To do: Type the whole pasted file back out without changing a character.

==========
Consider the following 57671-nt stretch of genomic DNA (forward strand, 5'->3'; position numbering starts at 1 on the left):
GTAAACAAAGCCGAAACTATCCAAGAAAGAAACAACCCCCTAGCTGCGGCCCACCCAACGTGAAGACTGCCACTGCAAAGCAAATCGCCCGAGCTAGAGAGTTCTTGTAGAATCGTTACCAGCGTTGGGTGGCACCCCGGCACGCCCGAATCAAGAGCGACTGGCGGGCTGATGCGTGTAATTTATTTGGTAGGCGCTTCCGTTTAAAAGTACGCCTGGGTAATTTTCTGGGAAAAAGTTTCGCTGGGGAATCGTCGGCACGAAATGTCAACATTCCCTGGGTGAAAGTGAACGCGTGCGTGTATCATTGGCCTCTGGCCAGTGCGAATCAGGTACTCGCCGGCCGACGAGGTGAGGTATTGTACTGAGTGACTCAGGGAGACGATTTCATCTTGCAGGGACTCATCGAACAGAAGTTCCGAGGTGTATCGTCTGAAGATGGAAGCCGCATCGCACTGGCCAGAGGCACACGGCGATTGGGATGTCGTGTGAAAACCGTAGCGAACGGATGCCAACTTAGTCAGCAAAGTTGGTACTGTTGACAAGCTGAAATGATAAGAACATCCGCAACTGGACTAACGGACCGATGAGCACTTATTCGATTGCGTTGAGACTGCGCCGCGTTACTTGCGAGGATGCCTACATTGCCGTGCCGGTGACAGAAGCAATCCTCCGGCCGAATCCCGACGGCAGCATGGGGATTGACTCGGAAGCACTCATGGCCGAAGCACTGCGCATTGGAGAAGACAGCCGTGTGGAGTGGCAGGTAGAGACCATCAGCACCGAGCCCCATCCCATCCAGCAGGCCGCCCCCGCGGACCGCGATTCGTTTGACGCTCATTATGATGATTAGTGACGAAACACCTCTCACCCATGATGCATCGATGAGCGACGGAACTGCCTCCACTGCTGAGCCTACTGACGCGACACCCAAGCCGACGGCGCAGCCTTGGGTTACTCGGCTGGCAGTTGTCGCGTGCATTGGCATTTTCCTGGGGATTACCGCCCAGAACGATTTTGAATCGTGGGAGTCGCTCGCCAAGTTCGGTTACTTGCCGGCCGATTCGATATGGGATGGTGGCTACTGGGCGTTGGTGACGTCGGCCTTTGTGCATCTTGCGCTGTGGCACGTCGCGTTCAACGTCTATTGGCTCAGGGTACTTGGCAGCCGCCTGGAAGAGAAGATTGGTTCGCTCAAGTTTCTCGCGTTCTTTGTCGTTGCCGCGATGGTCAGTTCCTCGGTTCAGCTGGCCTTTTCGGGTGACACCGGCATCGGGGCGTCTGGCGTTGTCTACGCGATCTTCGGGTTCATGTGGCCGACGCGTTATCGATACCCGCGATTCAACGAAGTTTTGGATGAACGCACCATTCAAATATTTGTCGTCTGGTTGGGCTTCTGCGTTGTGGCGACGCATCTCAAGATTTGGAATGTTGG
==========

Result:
Consider the following 57671-nt stretch of genomic DNA (forward strand, 5'->3'; position numbering starts at 1 on the left):
GTAAACAAAGCCGAAACTATCCAAGAAAGAAACAACCCCCTAGCTGCGGCCCACCCAACGTGAAGACTGCCACTGCAAAGCAAATCGCCCGAGCTAGAGAGTTCTTGTAGAATCGTTACCAGCGTTGGGTGGCACCCCGGCACGCCCGAATCAAGAGCGACTGGCGGGCTGATGCGTGTAATTTATTTGGTAGGCGCTTCCGTTTAAAAGTACGCCTGGGTAATTTTCTGGGAAAAAGTTTCGCTGGGGAATCGTCGGCACGAAATGTCAACATTCCCTGGGTGAAAGTGAACGCGTGCGTGTATCATTGGCCTCTGGCCAGTGCGAATCAGGTACTCGCCGGCCGACGAGGTGAGGTATTGTACTGAGTGACTCAGGGAGACGATTTCATCTTGCAGGGACTCATCGAACAGAAGTTCCGAGGTGTATCGTCTGAAGATGGAAGCCGCATCGCACTGGCCAGAGGCACACGGCGATTGGGATGTCGTGTGAAAACCGTAGCGAACGGATGCCAACTTAGTCAGCAAAGTTGGTACTGTTGACAAGCTGAAATGATAAGAACATCCGCAACTGGACTAACGGACCGATGAGCACTTATTCGATTGCGTTGAGACTGCGCCGCGTTACTTGCGAGGATGCCTACATTGCCGTGCCGGTGACAGAAGCAATCCTCCGGCCGAATCCCGACGGCAGCATGGGGATTGACTCGGAAGCACTCATGGCCGAAGCACTGCGCATTGGAGAAGACAGCCGTGTGGAGTGGCAGGTAGAGACCATCAGCACCGAGCCCCATCCCATCCAGCAGGCCGCCCCCGCGGACCGCGATTCGTTTGACGCTCATTATGATGATTAGTGACGAAACACCTCTCACCCATGATGCATCGATGAGCGACGGAACTGCCTCCACTGCTGAGCCTACTGACGCGACACCCAAGCCGACGGCGCAGCCTTGGGTTACTCGGCTGGCAGTTGTCGCGTGCATTGGCATTTTCCTGGGGATTACCGCCCAGAACGATTTTGAATCGTGGGAGTCGCTCGCCAAGTTCGGTTACTTGCCGGCCGATTCGATATGGGATGGTGGCTACTGGGCGTTGGTGACGTCGGCCTTTGTGCATCTTGCGCTGTGGCACGTCGCGTTCAACGTCTATTGGCTCAGGGTACTTGGCAGCCGCCTGGAAGAGAAGATTGGTTCGCTCAAGTTTCTCGCGTTCTTTGTCGTTGCCGCGATGGTCAGTTCCTCGGTTCAGCTGGCCTTTTCGGGTGACACCGGCATCGGGGCGTCTGGCGTTGTCTACGCGATCTTCGGGTTCATGTGGCCGACGCGTTATCGATACCCGCGATTCAACGAAGTTTTGGATGAACGCACCATTCAAATATTTGTCGTCTGGTTGGGCTTCTGCGTTGTGGCGACGCATCTCAAGATTTGGAATGTTGG